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Hurricane Dorian’s outer bands were beginning to reach the Florida east coast, as seen on the satellite photo taken Monday morning.

Hurricane Dorian showed some signs of weakening Monday morning as it inched its way westward toward the coast of Florida.

National Hurricane Center says the hurricane is still forecast to remain a “very powerful hurricane while it moves near the southeastern United States Coast.”

Pinellas County officials are asking residents and visitors to stay tuned to the weather. Local forecasts call for rainy and breezy conditions on Tuesday into Wednesday. NHC gives the local area a 30% chance of tropical-storm-force winds and rainfall totals of about 2-4 inches are possible.

At 2:16 p.m. Monday, National Weather Service announced that gusty showers and thunderstorms can be expected throughout the afternoon and early evening across all of west-central and southwest Florida. The storms will be capable of producing locally heavy rain and brief wing gusts of 40-50 mph.

The county’s Citizen Information Center will remain open today from 8 a.m.-8 p.m. Operators are standing by that can speak to people in both English and Spanish. Call 727-464-4333 if you need assistance. People who need help also can use the live chat available at www.pinellascounty.org. Chat operators also are available that speak English and Spanish. The Emergency Operations Center opened at 8 a.m. Sandbag operations has closed.

The county declared a state of emergency Aug. 31, which will remain in effect through Sept. 6.

Schools remain closed on Tuesday, as well as the Courts and the Tax Collector’s office. Pinellas County Schools will be open on Wednesday, Sept. 4, as normal and school-related activities will resume as normal.

Visit St. Pete-Clearwater has activated a distressed traveler portal that shows real-time hotel availability. Visit vspc.info.

Dorian has already proven to be a record-setting storm. It is the strongest hurricane in modern records to hit the northwestern Bahamas. When the eye of Dorian made a second landfall Sunday afternoon on Great Abaco Island near Marsh Harbour, maximum sustained winds were 185 mph, which tied Dorian for the record of the strongest Atlantic hurricane landfall on record with the 1935 Labor Day hurricane.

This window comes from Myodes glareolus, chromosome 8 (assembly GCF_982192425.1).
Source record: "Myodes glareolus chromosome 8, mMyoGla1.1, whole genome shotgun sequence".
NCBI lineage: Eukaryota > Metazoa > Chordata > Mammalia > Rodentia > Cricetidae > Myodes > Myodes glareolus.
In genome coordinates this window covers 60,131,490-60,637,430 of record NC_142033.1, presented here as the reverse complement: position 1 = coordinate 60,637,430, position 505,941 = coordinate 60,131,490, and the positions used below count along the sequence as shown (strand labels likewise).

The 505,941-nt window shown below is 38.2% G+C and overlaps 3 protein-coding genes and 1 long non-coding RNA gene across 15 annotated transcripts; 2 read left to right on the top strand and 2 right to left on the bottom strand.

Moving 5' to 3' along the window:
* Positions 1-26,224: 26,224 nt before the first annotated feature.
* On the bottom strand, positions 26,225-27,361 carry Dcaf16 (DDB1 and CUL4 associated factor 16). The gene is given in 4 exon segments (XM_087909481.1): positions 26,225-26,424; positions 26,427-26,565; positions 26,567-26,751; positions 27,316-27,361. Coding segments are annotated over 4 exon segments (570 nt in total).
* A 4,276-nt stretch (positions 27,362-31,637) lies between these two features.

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As of 11 a.m. Monday, Dorian was about 30 miles northeast of Freeport on the Grand Bahama Island and about 110 miles east of Palm Beach, Florida. Maximum sustained winds were down to 155 mph. Dorian was moving west at only 1 mph.

As of 11 a.m. Monday, Dorian was about 30 miles northeast of Freeport on the Grand Bahama Island and about 110 miles east of Palm Beach, Florida. Maximum sustained winds were down to 155 mph. Dorian was moving west at only 1 mph.

A hurricane warning is in effect for Grand Bahamas and Abacos Islands in the northwestern Bahamas, and from Jupiter Inlet to the Flagler/Volusia County line in Florida.

A hurricane watch is in effect for north of Deerfield Beach to Jupiter Inlet and from Flagler/Volusia County line to the Altamaha Sound in Georgia.

A tropical storm warning is in effect from north of Deerfield Beach to Jupiter Inlet and a tropical storm watch is in effect from north of Golden Beach to Deerfield Beach, Lake Okeechobee, including Highlands and Polk county.

A storm surge warning is in effect for Lantana to the Flagler/Volusia County line.

NHC says Dorian is expected to continue moving very slowly toward the west followed by a slow westward to west-northwestward movement for the next couple of days. Dorian should then make a gradual turn to the northwest and north.

NHC says the hurricane’s core will continue to “pound” Grand Bahama Island through much of the day and tonight. Dorian will move “dangerously close” to the Florida east coast late tonight through Wednesday and then move “dangerously close” to the Georgia and South Carolina coasts on Wednesday night and Thursday.

Maximum sustained winds were 155 mph with higher gusts. Dorian was a Category 4 on the Saffir-Simpson Hurricane Wind Scale. Gradual weakening if forecast; however, Dorian is expected to remain a powerful hurricane for the next couple of days.

Hurricane-force winds extend outward up to 45 miles from the center and tropical-storm-force winds extend outward up to 140 miles.

Mandatory evacuations are in effect for some residents, including Martin, Palm Beach, St. Lucie, Brevard, St. Johns, Volusia, Duval and Nassau counties.

Voluntary evacuations are in effect for residents in Flagler, Nassau, Osceola, Glades, Hendry, Okeechobee and Highlands counties.

Gov. Ron DeSantis has issued an emergency declaration for the entire state.

“Due to Hurricane Dorian’s uncertain projected path, I am expanding the state of emergency to include all 67 counties throughout Florida,” the governor said in a press release. “All residents, especially those along the east coast, need to be prepared for possible impacts. As it increases strength, this storm has the potential to severely damage homes, businesses and buildings, which is why all Floridians should remain vigilant. Do not wait until it is too late to make a plan.”

For hurricane preparedness information, visit www.pinellascounty.org/resident/disasters.htm.

Suzette Porter is TBN’s Pinellas County editor. She can be reached at sporter@tbnweekly.com.

Revised to add updated information.